SAN DIEGO, October 20, 2017 | Crawford players warmup before playing Coronado in Crawford High Scho
Michael Wright remembers all too well the abrasions and twisted ankles his football players sustained over the years because Crawford played on one of the worst fields in the county. He also remembers the gophers, the sparse crowds and sometimes the mocking his players endured from opposing teams.
“It was embarrassing,” the Crawford coach said. “It was grass, dirt or hay.”
The facility was awful, and the baseball field was even worse — without dugout shade and a right-field fence about 240 feet away from home plate in which balls hit over it were ruled doubles.
On Friday night, Crawford and
A new softball stadium, tennis facility and a three-story classroom building are in the works for another $8.3 million.
Wisely, school officials decided to build the football stadium where the baseball field used to be and vice versa. It’s a better fit, and both are spectacular facilities.
“We’re the last school in San Diego Unified to get lights and a new football stadium,” said Athletic Director Kelcie Butcher, who has worn many hats at Crawford for 17 years.
Before the game, approximately 60 alumni, some in their upper 70s, “sprinted” out of an inflatable tunnel in the south end zone. A classy ribbon-cutting ceremony followed. At the urging of Principal Richard Lawrence, the lights popped on at 6:10. Senior Vivian Thai sang a beautiful rendition of “The Star-Spangled Banner” — and more than a thousand fans erupted in joy.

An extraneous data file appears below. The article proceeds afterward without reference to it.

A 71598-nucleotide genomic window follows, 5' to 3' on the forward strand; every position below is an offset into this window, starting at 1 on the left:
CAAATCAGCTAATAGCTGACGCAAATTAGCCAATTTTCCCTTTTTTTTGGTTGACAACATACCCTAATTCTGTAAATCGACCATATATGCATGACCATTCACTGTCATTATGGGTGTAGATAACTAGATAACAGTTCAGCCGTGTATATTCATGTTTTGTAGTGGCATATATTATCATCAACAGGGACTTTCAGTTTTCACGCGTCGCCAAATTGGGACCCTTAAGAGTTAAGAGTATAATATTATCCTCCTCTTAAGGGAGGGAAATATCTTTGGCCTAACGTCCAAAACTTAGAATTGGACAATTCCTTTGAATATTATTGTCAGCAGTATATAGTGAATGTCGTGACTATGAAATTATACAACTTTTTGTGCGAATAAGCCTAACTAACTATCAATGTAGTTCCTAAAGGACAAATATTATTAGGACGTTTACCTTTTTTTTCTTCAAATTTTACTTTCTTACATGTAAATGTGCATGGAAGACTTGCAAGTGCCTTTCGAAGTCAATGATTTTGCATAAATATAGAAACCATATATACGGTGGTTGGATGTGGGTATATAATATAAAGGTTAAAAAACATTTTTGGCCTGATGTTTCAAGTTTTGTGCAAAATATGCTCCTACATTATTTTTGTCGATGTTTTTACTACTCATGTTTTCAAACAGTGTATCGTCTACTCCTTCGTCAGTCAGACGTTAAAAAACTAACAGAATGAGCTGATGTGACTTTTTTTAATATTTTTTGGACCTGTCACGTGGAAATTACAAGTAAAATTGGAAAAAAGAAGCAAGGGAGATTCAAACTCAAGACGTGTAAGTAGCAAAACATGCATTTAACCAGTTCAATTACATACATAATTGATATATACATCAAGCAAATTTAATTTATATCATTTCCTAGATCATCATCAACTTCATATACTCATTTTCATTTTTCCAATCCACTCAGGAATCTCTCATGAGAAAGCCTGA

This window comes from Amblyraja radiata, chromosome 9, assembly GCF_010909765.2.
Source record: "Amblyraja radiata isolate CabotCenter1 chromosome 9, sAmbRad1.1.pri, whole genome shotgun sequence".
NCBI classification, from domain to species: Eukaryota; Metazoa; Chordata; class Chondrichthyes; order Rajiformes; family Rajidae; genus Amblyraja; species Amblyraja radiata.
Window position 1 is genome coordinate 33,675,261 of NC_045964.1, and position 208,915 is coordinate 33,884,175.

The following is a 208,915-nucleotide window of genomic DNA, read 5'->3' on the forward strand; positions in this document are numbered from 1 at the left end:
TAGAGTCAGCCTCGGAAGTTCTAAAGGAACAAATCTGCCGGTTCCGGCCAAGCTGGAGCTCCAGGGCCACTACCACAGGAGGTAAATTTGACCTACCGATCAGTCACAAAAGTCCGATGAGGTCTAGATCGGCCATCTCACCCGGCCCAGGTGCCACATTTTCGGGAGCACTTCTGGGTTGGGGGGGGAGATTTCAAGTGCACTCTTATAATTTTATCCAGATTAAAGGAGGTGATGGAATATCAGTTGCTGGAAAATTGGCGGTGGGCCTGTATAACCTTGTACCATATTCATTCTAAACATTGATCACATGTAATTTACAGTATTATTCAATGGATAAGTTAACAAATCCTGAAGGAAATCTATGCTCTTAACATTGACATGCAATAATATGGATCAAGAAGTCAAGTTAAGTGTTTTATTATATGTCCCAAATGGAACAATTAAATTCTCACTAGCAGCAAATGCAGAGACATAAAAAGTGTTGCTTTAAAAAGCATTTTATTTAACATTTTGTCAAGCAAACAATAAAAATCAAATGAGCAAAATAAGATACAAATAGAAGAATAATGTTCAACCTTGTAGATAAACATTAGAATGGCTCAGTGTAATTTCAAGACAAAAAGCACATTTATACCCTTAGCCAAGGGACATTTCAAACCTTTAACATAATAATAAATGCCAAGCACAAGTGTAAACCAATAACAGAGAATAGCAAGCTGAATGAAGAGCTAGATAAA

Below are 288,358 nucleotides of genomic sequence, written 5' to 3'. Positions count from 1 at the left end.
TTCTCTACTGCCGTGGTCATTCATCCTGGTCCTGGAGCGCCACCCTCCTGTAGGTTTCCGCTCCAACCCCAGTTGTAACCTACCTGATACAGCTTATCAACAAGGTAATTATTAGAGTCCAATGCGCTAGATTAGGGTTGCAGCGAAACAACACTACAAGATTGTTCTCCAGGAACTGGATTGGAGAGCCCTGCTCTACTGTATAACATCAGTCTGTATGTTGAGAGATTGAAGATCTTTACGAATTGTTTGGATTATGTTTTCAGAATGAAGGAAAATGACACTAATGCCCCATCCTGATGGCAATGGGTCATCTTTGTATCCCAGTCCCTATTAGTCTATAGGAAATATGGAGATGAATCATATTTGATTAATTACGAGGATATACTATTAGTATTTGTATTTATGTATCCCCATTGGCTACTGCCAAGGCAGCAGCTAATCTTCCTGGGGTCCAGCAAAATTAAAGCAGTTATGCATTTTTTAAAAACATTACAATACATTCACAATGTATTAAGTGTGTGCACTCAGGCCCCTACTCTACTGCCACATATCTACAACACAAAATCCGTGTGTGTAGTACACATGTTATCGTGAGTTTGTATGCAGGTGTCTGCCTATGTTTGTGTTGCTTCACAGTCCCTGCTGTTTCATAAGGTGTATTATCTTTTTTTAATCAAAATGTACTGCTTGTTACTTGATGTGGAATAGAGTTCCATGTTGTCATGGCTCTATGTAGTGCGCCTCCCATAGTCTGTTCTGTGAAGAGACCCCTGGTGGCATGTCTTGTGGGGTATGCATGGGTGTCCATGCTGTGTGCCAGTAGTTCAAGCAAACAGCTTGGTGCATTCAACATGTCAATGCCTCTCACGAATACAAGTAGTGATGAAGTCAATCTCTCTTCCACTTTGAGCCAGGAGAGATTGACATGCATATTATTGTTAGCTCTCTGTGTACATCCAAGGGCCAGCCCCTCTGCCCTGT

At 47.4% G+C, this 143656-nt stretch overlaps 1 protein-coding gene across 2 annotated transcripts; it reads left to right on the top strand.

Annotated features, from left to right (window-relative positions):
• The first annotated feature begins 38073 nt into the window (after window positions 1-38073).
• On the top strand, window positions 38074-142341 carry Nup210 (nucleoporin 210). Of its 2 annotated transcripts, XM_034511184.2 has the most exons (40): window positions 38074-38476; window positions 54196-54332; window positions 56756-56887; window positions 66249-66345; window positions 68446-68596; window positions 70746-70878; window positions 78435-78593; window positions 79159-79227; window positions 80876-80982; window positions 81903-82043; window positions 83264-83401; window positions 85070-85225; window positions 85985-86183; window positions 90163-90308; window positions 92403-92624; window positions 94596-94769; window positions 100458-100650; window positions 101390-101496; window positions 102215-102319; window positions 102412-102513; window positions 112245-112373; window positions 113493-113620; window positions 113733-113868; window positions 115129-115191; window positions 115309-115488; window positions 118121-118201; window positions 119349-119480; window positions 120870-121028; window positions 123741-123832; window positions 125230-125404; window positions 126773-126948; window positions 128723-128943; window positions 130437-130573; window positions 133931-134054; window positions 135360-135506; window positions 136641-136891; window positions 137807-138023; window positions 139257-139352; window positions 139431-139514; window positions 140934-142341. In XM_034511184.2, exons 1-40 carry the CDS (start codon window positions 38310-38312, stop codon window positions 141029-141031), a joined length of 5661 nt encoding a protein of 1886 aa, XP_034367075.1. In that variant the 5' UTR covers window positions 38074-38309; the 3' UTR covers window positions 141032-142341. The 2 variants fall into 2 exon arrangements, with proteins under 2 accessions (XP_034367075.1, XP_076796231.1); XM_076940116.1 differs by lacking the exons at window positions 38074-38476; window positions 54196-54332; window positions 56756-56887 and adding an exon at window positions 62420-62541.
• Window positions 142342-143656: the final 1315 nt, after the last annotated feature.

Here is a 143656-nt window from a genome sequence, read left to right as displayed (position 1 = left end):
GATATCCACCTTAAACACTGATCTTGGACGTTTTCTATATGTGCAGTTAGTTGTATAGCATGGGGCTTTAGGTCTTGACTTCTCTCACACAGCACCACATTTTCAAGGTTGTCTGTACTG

Senior quarterback Matthew Clark returned the opening kickoff 63 yards and moments later scored the first touchdown as Crawford won 34-7. The last win for Crawford (6-2, 1-1) over Coronado (3-5, 0-2) came in 2004.
Bruce Parker and Duane Farrar, both 73, were on hand to soak it all in. They were co-captains on Crawford’s only football championship — the Class 2A title in 1961, four years after the school opened in 1957 to sophomores and juniors.
“Walking into this incredible stadium,” Parker said, “I was like a kid going to Disneyland for the first time.”
Arnold Tripp, 76, was a member of Crawford’s first graduating class in 1959 and was arguably the fastest player in the state at the time. He quipped: “This is a little better than what we had.”
Crawford hadn’t hosted a football game on campus since Halloween in 2014. Its only previous night game came in 2013 with rented portable lights. The Colts won both of those. They have played “home” games at Hoover or Lincoln for four years as construction delays put the immense project behind schedule a year or more.
“It’s nice to walk to your own field rather than get on a yellow bus every week,” Wright said. “This is beautiful. The kids are extremely excited. They finally have a place to call home.”
English teacher Lou Coons (Class of ’87 and a former Crawford coach) labeled the experience as “well worth the wait. I see hundreds of alumni beaming from ear to ear with pride.”
In addition, Crawford, which has one of the most diverse student populations in the country, can use the facilities for other events, including graduation, which had been off-campus for years.
“It’s going to help the whole community,” Butcher said. “The parents no longer have to hop on a trolley to see their kids graduate from high school.”
Next week is homecoming.
Lindgren is a freelance writer.